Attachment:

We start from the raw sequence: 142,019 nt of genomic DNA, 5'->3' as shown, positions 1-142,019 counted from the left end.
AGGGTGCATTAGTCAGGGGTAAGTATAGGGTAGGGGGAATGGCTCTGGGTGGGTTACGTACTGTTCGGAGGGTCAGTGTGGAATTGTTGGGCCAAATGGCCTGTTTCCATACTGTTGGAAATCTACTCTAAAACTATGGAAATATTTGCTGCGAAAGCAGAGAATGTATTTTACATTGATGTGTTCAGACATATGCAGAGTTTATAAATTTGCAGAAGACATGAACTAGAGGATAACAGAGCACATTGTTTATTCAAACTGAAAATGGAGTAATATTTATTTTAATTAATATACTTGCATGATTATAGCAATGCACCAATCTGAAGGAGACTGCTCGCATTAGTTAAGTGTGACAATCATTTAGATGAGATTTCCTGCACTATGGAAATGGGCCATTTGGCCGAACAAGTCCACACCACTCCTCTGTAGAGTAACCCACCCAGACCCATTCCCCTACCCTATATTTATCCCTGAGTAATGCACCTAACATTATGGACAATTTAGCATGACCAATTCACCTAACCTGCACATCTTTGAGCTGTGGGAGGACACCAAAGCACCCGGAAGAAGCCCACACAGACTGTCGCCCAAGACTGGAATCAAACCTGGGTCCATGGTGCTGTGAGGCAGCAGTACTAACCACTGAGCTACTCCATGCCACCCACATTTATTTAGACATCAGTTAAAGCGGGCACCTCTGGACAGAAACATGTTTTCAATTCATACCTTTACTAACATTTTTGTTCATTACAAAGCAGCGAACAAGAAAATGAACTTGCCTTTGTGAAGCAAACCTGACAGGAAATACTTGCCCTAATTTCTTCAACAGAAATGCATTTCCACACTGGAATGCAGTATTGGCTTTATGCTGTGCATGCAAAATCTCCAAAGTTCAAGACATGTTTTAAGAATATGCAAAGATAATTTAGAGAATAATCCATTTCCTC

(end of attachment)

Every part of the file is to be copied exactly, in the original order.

We start from the raw sequence: 142,019 nt of genomic DNA, 5'->3' as shown, positions 1-142,019 counted from the left end.
AGGGTGCATTAGTCAGGGGTAAGTATAGGGTAGGGGGAATGGCTCTGGGTGGGTTACGTACTGTTCGGAGGGTCAGTGTGGAATTGTTGGGCCAAATGGCCTGTTTCCATACTGTTGGAAATCTACTCTAAAACTATGGAAATATTTGCTGCGAAAGCAGAGAATGTATTTTACATTGATGTGTTCAGACATATGCAGAGTTTATAAATTTGCAGAAGACATGAACTAGAGGATAACAGAGCACATTGTTTATTCAAACTGAAAATGGAGTAATATTTATTTTAATTAATATACTTGCATGATTATAGCAATGCACCAATCTGAAGGAGACTGCTCGCATTAGTTAAGTGTGACAATCATTTAGATGAGATTTCCTGCACTATGGAAATGGGCCATTTGGCCGAACAAGTCCACACCACTCCTCTGTAGAGTAACCCACCCAGACCCATTCCCCTACCCTATATTTATCCCTGAGTAATGCACCTAACATTATGGACAATTTAGCATGACCAATTCACCTAACCTGCACATCTTTGAGCTGTGGGAGGACACCAAAGCACCCGGAAGAAGCCCACACAGACTGTCGCCCAAGACTGGAATCAAACCTGGGTCCATGGTGCTGTGAGGCAGCAGTACTAACCACTGAGCTACTCCATGCCACCCACATTTATTTAGACATCAGTTAAAGCGGGCACCTCTGGACAGAAACATGTTTTCAATTCATACCTTTACTAACATTTTTGTTCATTACAAAGCAGCGAACAAGAAAATGAACTTGCCTTTGTGAAGCAAACCTGACAGGAAATACTTGCCCTAATTTCTTCAACAGAAATGCATTTCCACACTGGAATGCAGTATTGGCTTTATGCTGTGCATGCAAAATCTCCAAAGTTCAAGACATGTTTTAAGAATATGCAAAGATAATTTAGAGAATAATCCATTTCCTC